When the broken legs stand up

By Bahman Bakhshi, Camp Liberty

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November 6, 1981- Tehran

I couldn’t feel the chill in the air. But in that ill-fated afternoon, when my friend Bahman and I were being hunted by Iranian revolutionary guards (IRGC), I felt the cold Tehran autumn quite well. The IRGC guards – or Khomeini’s extremist militants – who were beginning to plant the seed of Islamic extremism in Iran and the Middle East, wanted to arrest us for our opposition to Khomeini’s dictatorship and our support for the PMOI. We were rushing through a narrow alley that connected to a larger street, when, in one of the corners, we suddenly smashed into a passing Peugot 504 and both fell on the ground.

I was writhing in agony and pain that had taken over my whole body. But I felt the pain from getting beaten up even more, when I noticed that my leg was broken.  To complete my misery on that day, the bitter cold was adding to the pain that I felt. Nevertheless, I was not worried at all, and writhing was only the natural body reaction against the tremendous shock and the cold weather. The people had gathered around us took away Bahman – who also had a broken leg – so he wouldn’t be captured by the guards. But just as they stared to move me, guards armed to the teeth arrived, and instead of transferring me to a hospital, took me directly to the torture chamber in the notorious Evin prison. For a freedom lover, in the Khomeini regime, hospital and prison change roles, and so do doctors and prison guards.

The prison became my hospital, the solitary confinement cell my recovery chamber. My nurse was a brutal jailer with a thick black beard, wearing a balaclava instead of a surgeon’s mask. He tended to my needs with a club, and other torture instruments. And indeed, during his visits, I would forget the pain in my leg.

Seventeen days later, when the wicked fundamentalist doctors and nurses (I mean the guards), became frustrated from curing me, and their medication and treatment did not have any effects on me, they had no choice but to dismiss me. But I had to pay for those seventeen days that I was hospitalized there, and since I had no money, and my only asset was my life, the shot seventeen bullets in my body, one for each night of my hospitalization. The price of that recovery room – the solitary cell – was one bullet per night into my chest. I am Mohammed Reza.

30 years later, camp Ashraf, Iraq – April 4, 2012

30 years later, my ankle was fractured during Al Maliki’s barbaric raid against camp Ashraf on April 8, 2011, as I was still suffering from the fracture that I sustained 30 years ago in my collision with the Peugot 504. My friends rushed me to the camp’s clinic. As I was twirling again in pain, I remembered the incident from 30 years ago, and how I was saved by the people, but my friend was captured by the guards and was executed 17 days later. He very briefly recounted his true story at the beginning of this writing.

These thoughts were passing through my mind, when I heard that I had to be transferred to a hospital outside Ashraf for surgery. But Ashraf was under an inhumane medical siege by the authorities that were proxies to the Iranian regime. That same day, several of my friends were also not able to go to the hospital due to the obstacles imposed by the Maliki regime, and died as a consequence. I had to wait for one year, when finally, on the last day of 2011, I was allowed to leave Ashraf to go to a hospital in nearby Baquba, the capital of the Diala province.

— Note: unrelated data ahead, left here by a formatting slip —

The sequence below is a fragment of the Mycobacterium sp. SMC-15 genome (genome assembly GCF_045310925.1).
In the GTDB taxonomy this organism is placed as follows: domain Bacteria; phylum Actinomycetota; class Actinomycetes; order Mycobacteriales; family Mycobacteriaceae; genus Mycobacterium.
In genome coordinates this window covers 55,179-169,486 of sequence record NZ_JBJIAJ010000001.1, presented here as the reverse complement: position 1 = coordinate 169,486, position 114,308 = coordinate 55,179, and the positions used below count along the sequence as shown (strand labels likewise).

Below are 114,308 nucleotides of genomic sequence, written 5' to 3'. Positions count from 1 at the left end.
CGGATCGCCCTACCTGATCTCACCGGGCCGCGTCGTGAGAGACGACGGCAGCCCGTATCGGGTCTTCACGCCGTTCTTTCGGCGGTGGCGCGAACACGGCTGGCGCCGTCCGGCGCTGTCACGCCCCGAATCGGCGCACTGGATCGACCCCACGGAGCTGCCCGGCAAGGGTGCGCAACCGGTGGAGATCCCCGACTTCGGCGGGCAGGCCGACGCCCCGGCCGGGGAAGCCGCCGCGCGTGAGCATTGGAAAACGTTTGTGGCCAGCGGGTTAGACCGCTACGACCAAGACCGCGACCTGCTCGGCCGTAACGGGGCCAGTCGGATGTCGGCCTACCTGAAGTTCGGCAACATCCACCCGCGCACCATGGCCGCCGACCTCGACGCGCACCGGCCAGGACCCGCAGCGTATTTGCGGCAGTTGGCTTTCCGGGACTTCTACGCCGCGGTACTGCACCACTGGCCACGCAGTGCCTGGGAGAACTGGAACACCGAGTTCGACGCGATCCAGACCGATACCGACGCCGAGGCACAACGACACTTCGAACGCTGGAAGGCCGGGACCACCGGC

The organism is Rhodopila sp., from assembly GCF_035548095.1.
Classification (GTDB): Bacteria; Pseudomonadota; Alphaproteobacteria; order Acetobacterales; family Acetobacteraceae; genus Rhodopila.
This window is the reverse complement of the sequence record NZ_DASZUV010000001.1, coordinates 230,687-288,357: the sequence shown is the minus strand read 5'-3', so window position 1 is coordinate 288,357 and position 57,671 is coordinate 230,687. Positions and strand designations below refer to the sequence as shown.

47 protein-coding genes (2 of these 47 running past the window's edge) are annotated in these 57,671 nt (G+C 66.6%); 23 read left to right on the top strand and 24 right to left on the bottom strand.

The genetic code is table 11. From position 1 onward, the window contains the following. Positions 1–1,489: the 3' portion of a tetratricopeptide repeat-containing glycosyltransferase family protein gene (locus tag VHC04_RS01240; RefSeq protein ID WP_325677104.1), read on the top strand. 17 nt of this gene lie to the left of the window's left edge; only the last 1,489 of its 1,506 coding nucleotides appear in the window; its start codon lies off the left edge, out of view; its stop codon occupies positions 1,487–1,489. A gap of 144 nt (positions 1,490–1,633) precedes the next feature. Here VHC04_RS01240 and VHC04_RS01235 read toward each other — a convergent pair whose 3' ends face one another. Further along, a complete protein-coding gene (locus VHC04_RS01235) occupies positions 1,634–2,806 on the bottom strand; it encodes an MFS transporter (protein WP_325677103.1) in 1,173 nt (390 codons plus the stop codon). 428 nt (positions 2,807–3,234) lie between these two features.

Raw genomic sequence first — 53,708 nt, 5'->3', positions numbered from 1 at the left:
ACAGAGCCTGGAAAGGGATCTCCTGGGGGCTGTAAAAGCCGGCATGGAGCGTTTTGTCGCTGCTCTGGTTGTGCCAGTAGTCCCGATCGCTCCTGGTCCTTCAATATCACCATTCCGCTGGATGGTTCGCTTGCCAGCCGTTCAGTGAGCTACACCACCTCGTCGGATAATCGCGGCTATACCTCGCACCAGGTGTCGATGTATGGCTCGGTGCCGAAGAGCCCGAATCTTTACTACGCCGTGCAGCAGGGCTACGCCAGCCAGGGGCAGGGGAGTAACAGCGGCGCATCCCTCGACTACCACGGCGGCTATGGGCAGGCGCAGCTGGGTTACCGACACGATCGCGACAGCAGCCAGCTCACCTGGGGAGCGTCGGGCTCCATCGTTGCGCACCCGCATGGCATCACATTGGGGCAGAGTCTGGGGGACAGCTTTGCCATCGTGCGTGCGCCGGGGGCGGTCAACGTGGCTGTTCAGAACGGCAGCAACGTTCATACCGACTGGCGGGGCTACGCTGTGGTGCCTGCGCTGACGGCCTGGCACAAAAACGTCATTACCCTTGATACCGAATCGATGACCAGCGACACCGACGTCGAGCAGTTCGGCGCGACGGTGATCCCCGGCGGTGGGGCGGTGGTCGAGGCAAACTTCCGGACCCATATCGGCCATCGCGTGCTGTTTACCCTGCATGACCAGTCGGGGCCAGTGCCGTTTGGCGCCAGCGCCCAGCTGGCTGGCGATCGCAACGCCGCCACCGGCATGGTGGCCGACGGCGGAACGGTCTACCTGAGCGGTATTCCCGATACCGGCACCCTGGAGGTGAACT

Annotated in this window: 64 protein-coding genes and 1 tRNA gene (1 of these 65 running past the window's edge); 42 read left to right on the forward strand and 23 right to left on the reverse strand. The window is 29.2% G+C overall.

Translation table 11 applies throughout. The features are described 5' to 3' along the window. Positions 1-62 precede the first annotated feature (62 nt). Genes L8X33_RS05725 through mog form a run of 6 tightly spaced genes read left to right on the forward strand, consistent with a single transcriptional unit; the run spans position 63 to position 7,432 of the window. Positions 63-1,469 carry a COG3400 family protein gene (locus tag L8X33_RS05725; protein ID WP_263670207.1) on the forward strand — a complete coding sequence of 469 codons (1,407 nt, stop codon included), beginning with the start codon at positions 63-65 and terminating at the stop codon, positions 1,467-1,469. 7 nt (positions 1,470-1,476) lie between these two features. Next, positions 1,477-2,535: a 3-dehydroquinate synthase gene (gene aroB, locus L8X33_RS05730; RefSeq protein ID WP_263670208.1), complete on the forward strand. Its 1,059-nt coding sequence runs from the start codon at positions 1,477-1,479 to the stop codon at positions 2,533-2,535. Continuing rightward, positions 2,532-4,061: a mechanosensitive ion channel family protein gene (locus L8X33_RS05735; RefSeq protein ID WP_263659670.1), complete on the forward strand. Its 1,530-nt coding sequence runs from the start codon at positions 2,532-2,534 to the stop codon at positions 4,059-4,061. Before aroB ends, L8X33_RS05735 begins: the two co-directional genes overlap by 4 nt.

In the hospital, I found myself not as a patient, but as a prisoner of war in the hands of two heavily armed Iraqi security guards. The two soldiers reminded me of the militant forces in the Iranian Revolutionary Guards. I underwent surgery and three metal rods were implanted in my leg…

Three years later, “Liberty” prison – October 7, 2014

Three years have now passed since my leg surgery. I live in the “Liberty” refugee prison (sorry… camp), near the Baghdad airport. In this prison (sorry… camp), I don’t have the right to see my lawyer; I don’t have the right to purchase my necessities and must face harassments and persecution by the Iraq security guards at the main gate. Worse than all, I have been subjected to four rocket attacks and some of my best friends have been martyred. The medical blockade becomes stricter, and I don’t get the permission to travel to the hospital to receive treatment. I have tried several times to visit the surgeon to pull the metal rods out of my leg, but each time the Iraqi soldiers hinder the process to the point where I wasn’t able to go altogether. Due to this very inhumane blockade, several of my friends who were ill or injured have been killed. One of them Taghi Abbasian, was my math teacher when I went to high school in the city of Mashhad. I loved him very much.

But today, my legs are standing firm, more determined than ever to free Iran and to tolerate all the pressures and pains of this struggle. I am waiting for the day when hopefully the sleeping conscience of the U.S. government will wake up. The government that provided the “Protected Persons” status to me and my martyred friends in Ashraf, under the 4th Geneva Convention, left us without any defense in the claws of the fundamentalist connected with the Iranian mullahs.

Bahman Bakhshi – Liberty resident – former political prisoner in Khomeini’s regime – Physics student in Gutingen and Koln Universities in Germany.

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